Related video: Google Maps denies revealing images of Russian military infrastructure

Euronews

As the war in Ukraine continues following Russia’s illegal invasion in February, it’s been revealed that one island to the east of Russia has been covered by a black smudge on Google Maps, prompting speculation as to why that might be.

Jeannette Island, named after the ship which took US explorer George E. De Long to the area in 1881, can be viewed just fine in Google Maps’ ‘default’ map type when looking around the East Siberian Sea.

However, taking a look through the satellite images shows a black mark over the island, and so of course, conspiracies have since surfaced online.

Some outlets have pointed out past confusion and tension over who owns the territory, as while De Long spotted it in the late 19th century, Russia announced it was part of the Russian Federation not long after an expedition from 1910-1915.

Nowadays, the US recognises the island as being Russian territory.

While the blot on Google Maps has led some to suspect the site houses a secret Russian base – seeing as the tech company has censored military sites before - images shared online from 2017 suggest what actually happens on the 0.5 sq km area is pretty unremarkable:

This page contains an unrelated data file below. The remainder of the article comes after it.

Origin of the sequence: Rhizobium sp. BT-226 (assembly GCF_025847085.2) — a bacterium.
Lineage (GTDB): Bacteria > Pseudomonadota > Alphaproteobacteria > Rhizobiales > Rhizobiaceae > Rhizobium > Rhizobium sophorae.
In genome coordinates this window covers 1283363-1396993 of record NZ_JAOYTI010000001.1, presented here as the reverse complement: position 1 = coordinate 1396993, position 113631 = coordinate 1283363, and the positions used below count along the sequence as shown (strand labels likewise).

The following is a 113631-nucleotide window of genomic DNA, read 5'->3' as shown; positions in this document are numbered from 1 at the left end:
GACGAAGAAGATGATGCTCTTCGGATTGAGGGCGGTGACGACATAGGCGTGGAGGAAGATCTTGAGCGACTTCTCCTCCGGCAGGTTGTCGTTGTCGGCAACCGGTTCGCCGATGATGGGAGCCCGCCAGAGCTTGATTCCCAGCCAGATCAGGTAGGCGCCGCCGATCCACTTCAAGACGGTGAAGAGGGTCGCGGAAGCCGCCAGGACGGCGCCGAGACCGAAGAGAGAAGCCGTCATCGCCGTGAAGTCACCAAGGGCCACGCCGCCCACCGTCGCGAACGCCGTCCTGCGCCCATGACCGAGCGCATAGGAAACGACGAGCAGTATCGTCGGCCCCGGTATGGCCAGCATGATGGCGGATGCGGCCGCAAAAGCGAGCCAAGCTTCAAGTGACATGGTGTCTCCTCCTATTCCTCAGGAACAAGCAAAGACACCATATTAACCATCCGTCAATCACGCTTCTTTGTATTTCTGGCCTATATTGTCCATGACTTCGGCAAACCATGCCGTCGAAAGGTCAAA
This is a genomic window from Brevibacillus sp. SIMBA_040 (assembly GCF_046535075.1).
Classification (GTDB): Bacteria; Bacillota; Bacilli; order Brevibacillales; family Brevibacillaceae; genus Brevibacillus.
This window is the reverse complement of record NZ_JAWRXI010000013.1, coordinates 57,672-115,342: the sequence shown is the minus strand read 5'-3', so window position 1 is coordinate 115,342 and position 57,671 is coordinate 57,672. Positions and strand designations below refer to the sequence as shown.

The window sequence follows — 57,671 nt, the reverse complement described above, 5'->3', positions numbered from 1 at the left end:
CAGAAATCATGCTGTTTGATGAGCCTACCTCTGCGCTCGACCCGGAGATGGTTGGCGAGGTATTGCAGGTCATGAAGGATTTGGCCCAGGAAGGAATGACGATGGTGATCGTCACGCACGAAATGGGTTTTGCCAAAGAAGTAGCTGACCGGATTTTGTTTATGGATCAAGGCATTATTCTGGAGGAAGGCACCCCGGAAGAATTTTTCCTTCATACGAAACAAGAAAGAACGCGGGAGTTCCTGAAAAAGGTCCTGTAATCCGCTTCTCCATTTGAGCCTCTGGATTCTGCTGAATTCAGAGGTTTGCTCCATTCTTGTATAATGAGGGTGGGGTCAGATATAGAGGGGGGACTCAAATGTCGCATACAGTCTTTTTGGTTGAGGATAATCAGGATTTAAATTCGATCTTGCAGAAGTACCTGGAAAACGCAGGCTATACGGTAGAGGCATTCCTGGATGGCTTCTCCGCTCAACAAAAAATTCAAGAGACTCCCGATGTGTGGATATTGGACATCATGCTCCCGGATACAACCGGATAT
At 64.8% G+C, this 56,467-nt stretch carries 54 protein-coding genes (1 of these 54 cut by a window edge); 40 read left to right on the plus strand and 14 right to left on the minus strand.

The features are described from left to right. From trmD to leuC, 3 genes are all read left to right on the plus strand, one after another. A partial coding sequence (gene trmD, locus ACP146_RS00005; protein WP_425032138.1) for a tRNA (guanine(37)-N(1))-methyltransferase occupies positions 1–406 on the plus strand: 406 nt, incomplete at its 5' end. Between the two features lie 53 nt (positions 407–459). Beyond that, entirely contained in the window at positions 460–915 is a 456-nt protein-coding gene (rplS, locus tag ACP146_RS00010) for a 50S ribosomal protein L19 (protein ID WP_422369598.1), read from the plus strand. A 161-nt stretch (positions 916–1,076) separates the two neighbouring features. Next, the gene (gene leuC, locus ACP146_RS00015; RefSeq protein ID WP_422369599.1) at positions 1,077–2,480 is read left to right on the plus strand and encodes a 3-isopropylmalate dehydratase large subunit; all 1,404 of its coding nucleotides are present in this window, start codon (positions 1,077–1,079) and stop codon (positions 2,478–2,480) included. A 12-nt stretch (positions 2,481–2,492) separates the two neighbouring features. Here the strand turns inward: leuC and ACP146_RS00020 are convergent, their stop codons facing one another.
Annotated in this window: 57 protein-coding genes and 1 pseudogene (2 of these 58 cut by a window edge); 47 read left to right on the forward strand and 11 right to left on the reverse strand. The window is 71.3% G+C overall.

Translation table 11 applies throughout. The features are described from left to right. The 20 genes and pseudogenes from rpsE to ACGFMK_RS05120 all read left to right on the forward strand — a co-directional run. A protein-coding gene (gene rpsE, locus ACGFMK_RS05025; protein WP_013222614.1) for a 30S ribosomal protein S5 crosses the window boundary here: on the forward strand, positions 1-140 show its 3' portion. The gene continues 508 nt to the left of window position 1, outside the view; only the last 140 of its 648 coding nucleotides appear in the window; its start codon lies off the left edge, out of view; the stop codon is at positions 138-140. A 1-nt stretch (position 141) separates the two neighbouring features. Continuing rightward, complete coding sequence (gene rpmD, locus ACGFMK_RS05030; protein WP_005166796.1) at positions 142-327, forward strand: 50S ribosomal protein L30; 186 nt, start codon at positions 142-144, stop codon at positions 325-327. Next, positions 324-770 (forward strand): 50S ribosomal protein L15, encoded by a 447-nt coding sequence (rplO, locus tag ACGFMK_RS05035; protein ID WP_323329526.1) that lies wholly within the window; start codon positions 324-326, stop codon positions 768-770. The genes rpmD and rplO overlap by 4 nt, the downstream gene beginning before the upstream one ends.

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The investigative journalists over at Bellingcat offered up a possible explanation back in 2019, when they said “the answer probably lies in a simple error with the USGS/Nasa Landsat program” which provides the satellite imagery to Google.

“When there is a data loss or errors during the capturing of satellite imagery or its transfer, various colours and shapes are used to illustrate the error.

“For example, Google Maps shows a strange yellow square along the border between Afghanistan and China.

“This is due to an error of rendering satellite imagery onto the map, rather than intentional censorship,” they said.

Meanwhile a Google spokesperson declined to comment when they were approached by The Sun, meaning the conspiracies could well continue for a little while longer.

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